(Nov. 1) A late-October rain disrupted the early Central California navel season the first week of November, but shippers said harvest will pick up in mid-November.

Despite a projected 2 million box drop in production from the 2004-05 crop, to 84 million 37.5-pound boxes, it’s likely less fruit will be diverted from the fresh market this season.

“It’s down a little bit from last year’s crop, but because the quality’s better, we should pack about the same number of fresh cartons,” said Joel Nelsen, president of California Citrus Mutual, Exeter.

The U.S. Department of Agriculture had no early-season navel f.o.b.s, but reported 7/10-bushel cartons of first-grade valencias on Oct. 28 were $8-10 for 48s, 56s, 72s, 88s and 138s, and 113s were $9-10. Last season, an abundance of larger sizes skewed the f.o.b.s, and the end-of-season prices ranged from $9 for 40s to $22 for 113s, according to the USDA’s Market News Service in mid-October.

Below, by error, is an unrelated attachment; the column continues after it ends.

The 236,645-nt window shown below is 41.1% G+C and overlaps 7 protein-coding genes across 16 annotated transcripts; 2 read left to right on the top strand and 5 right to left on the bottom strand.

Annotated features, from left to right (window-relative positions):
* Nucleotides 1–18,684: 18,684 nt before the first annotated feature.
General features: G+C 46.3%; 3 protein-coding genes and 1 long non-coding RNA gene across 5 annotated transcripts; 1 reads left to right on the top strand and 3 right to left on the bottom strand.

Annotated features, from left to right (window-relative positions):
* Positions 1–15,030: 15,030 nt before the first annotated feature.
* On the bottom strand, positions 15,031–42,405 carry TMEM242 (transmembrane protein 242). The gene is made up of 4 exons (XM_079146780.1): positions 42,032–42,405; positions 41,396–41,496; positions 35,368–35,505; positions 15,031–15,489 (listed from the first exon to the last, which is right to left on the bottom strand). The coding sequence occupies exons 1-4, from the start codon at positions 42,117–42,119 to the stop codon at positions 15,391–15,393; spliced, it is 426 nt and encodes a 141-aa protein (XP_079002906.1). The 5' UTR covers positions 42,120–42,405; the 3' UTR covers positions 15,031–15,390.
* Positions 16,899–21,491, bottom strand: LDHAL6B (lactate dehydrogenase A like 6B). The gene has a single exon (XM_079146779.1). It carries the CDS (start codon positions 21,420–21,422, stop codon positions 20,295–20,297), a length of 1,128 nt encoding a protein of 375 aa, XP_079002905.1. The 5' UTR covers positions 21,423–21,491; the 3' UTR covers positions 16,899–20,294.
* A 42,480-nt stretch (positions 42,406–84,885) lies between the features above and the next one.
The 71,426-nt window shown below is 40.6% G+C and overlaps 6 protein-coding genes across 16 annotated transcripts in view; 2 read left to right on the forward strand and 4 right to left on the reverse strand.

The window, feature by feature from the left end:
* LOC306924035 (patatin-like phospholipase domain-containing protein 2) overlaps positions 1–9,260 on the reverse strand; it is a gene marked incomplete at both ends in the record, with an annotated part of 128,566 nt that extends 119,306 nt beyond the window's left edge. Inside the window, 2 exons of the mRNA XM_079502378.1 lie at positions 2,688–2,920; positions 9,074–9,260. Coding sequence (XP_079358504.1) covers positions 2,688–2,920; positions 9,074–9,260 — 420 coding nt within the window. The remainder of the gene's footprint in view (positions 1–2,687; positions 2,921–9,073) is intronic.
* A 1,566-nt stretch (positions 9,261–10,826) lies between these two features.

“We’re just not seeing a lot of condition or grade defects showing in the field,” said Doug Sankey, sales manager at SunWest Fruit Co. Inc., Parlier, Calif. “We did see a lot of that last year. We saw a lot of elongated fruit.”

Navel sizes will be a size smaller than last season, Sankey said, heavier to the 88s and 113s, followed by 72s.

Roy Bell, general manager of Cal Citrus Packing Co., Lindsay, Calif., said warmer weather during the summer helped bring a sweeter fruit this fall and winter.

SunWest started navel harvest Oct. 26, but the rains halted picking until the week of Oct. 31, Sankey said.

Tracy Berrigan, saleswoman for Sequoia Orange Co., Exeter, said cool nights in late October helped bring color to the oranges. Sequoia Orange will start to pack around Oct. 14, Berrigan said.

Shippers still need to hold the navels in degreening rooms for several days before shipping, Nelsen said.

Cal Citrus will start harvest by the second week of November, Bell said, and like many shippers, the company has established a late-season navel program that will extend shipping an extra month into June.

Nelsen said navel harvest is later this season, and shippers won’t have large volumes for Thanksgiving. Hurricane Wilma’s late-October damage to Florida groves probably won’t have much of an effect on California’s f.o.b.s, he said.